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After Shilpa Shetty announced the birth of her second child via surrogacy, she was trolled for choosing that option. When will we stop shaming women for their decisions?
Actress Shilpa Shetty announced the birth of her second child, a daughter on 21st February. Shilpa is a celebrity who has created a niche of her own by promoting healthy living and fitness. She is married to businessman Raj Kundra and the couple has a seven-year-old son, Viaan.
The 44 year old actress became a mother for the second time via surrogacy. And while the internet thronged her with celebratory messages, she was also trolled atrociously by a segment of people. These ‘all knowing’ and percipient souls shamed her for not having a child the natural way.
Some accused her saying she went in for surrogacy because she ‘cares more about her figure than having a baby.’ Then there were people (ironically women) who questioned her ‘motherhood’ because she did not keep the baby in her womb for nine months. People also called her out for not thinking of adoption as an option. These accusations come across as illogical and bizarre. I believe a woman has all the right to choose when and how to embrace motherhood. And a woman does not become a mother by merely giving birth to a baby naturally. As for ‘adoption,’ it is a different argument altogether.
Women are constantly judged for the way they choose to lead their lives. If a woman does not beget a child a few years into her marriage, she is questioned from all fours as to when she would give ‘them’ the ‘good news’. The society does not realise that she may not be ready to have a child yet, she might be having problems conceiving or she does not intend to become a mother in the first place. A woman who has a single child is often labeled ‘selfish’ as she exempts her child from having a sibling. Not only that, women are even judged for the kind of pregnancies they have. In a nutshell, the judgement never ceases to exist for women.
Celebrities too, face the brunt of this perpetual judgment as they are constantly in the public eye. And a man is hardly ever brought into this entire conversation of parenthood, which is baffling. In Shilpa’s case too, no one is pointing fingers at her husband despite the fact that parenthood is a mutual decision of the couple.
It is mortifying that being judgmental comes very easily to our society. Snide remarks are passed. Value-judgments are made and a set of dos and don’ts are laid down by people at large. And to make things worse, in the current era of Twitter and Instagram, lewd remarks are slashed at you by invisible forces just with the click of a button.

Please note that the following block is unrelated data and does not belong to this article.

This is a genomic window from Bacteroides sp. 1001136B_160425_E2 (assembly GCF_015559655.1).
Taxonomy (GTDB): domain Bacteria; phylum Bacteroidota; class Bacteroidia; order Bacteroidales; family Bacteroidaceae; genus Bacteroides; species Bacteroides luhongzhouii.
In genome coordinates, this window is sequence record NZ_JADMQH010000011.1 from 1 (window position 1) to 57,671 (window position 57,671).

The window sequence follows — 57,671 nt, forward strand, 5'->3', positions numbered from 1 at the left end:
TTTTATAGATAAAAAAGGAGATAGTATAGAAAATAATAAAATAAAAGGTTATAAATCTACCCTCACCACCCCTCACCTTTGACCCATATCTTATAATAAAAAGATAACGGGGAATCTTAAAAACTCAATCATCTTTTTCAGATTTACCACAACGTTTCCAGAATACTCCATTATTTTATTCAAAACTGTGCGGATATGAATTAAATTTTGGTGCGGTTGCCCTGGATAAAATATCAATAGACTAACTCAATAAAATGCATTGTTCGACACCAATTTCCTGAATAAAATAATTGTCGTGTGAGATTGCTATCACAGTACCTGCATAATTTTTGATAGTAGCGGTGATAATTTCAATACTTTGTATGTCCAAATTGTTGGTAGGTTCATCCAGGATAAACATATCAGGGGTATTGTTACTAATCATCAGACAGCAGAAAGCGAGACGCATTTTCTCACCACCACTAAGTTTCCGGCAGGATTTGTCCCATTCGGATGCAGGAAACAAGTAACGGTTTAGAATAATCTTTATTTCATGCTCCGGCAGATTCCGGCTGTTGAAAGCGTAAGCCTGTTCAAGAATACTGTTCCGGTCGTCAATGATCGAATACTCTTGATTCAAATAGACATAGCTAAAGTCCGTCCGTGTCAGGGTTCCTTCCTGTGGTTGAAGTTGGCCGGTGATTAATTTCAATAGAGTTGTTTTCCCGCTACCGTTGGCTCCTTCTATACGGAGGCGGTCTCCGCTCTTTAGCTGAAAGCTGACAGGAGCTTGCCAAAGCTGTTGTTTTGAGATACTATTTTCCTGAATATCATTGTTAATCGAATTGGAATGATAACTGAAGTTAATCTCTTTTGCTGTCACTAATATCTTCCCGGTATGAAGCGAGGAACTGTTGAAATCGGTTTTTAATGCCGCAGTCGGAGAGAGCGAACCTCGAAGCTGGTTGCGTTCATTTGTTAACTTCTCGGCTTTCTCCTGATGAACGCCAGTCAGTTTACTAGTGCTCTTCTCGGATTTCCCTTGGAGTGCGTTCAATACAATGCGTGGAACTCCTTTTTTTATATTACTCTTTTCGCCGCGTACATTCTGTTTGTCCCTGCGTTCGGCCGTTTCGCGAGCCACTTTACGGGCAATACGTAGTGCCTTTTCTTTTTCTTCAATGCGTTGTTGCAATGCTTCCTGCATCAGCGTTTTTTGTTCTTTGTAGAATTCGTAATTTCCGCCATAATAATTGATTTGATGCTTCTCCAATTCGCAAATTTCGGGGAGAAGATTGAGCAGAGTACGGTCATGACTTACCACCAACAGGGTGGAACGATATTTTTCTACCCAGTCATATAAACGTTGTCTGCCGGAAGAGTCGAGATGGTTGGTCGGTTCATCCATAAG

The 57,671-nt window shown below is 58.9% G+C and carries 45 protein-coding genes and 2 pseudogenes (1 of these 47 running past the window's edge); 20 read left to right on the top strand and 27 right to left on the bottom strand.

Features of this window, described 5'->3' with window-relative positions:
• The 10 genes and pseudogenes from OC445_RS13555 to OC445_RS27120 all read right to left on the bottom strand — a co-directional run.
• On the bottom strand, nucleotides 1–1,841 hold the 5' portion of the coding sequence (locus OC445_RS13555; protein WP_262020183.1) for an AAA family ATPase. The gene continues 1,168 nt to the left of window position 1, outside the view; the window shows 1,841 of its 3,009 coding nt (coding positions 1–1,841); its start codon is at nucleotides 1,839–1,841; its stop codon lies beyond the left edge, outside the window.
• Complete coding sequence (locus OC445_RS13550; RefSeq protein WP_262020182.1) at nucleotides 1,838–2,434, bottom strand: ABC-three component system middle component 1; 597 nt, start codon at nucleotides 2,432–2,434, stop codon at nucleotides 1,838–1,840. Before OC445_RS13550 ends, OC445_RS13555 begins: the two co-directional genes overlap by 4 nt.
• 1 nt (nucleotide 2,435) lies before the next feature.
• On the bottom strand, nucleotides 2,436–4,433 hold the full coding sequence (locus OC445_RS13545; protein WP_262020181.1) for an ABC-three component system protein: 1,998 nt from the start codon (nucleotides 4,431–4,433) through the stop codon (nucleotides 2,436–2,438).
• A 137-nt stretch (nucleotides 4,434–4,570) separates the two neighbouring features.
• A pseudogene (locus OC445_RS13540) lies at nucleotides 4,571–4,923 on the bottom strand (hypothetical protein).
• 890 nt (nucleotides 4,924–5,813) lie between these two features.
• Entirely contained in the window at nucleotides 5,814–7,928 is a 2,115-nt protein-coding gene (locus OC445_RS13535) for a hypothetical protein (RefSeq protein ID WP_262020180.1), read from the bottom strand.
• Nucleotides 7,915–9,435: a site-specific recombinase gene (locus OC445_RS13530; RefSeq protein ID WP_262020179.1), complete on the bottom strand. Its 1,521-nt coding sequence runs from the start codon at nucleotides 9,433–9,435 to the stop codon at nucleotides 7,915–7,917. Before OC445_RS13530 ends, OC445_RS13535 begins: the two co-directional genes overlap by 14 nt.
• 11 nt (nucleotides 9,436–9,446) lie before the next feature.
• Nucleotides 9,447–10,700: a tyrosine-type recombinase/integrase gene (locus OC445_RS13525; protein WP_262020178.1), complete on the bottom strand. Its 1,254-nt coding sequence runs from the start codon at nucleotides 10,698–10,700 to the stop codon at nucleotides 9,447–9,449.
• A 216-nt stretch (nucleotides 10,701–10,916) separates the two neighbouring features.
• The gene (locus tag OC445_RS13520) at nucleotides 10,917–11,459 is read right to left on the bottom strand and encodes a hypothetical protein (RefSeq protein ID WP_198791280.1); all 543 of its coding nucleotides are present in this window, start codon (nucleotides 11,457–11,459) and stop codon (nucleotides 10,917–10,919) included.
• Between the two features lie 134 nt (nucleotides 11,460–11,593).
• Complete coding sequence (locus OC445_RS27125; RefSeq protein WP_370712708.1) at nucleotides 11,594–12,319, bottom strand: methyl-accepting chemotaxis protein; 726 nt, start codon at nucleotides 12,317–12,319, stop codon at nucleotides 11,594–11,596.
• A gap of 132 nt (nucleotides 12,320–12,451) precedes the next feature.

We live in the twenty first century wherein a number of medical breakthroughs have enabled women to become mothers despite medical complications. There are women who yearn to become mothers but cannot do so owing to several reasons.
And there also are women whose biological clock ran out, yet they want to experience the joys of motherhood. The point is that surrogacy cannot be looked down upon in any way. It is a means to bestow the bliss of parenthood to anyone who wants a child.
While talking about surrogacy we must also know that steps were taken to ban commercial surrogacy in India in 2015 and in 2016 when a Surrogacy Regulation Bill was passed by Lok Sabha. The Bill thereby ‘proposed to permit only heterosexual Indian couples, married for at least five years with infertility problems, to access altruistic or unpaid surrogacy.’
As of now, this needs to be passed by the Upper House before commercial surrogacy is actually banned and measures to safeguard the surrogates are put to practice. Surrogates in India are paid between 60,000 and 50,000 rupees for each pregnancy. Clinics earn around 2 million rupees for surrogacy services. These women mostly belong to the poor section of the society and opt to become surrogates owing to financial woes.
While surrogacy offers hope to millions of couples we need to protect the rights of these marginalised women who put their health and life at stake. Hopefully, the law will come into place in 2020 and the commercialisation of surrogacy would be checked and curb exploitation of these women.
Actor Aamir Khan and Kiran Rao were the very first Bollywood celebrity couples to have opted for surrogacy. They welcomed their son Azad in December 2011. Aamir talked about it openly. He shared how Kiran went through several miscarriages and uterine complications. This made them turn to surrogacy. He was praised by the media for talking about a much hushed up topic. And also for opening up the road to couples who could resort to surrogacy as a means of experiencing parenthood. In Hollywood too, celebrity couples like Sarah Jessica Parker, Ellen Pompeo, and Nicole Kidman have turned to surrogacy.
So, when today another celebrity opted for surrogacy, why do we feel the need to shame and troll her? Shilpa has not mentioned her reasons for resorting to surrogacy. And even if she did, we must not judge her for it is her decision and she has the right to do what she deems right for her and her family.
Parenthood is a choice the couple makes. At the end of the day, there is a child who is welcomed whole-heartedly by a loving mother. And I believe that is what matters the most.
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Meha has worked as a Business Analyst in an elite IT firm and as a full time professor in management colleges. Having earned an MBA degree in Human Resource Management and an MA degree in read more...
Women's Web is an open platform that publishes a diversity of views, individual posts do not necessarily represent the platform's views and opinions at all times.
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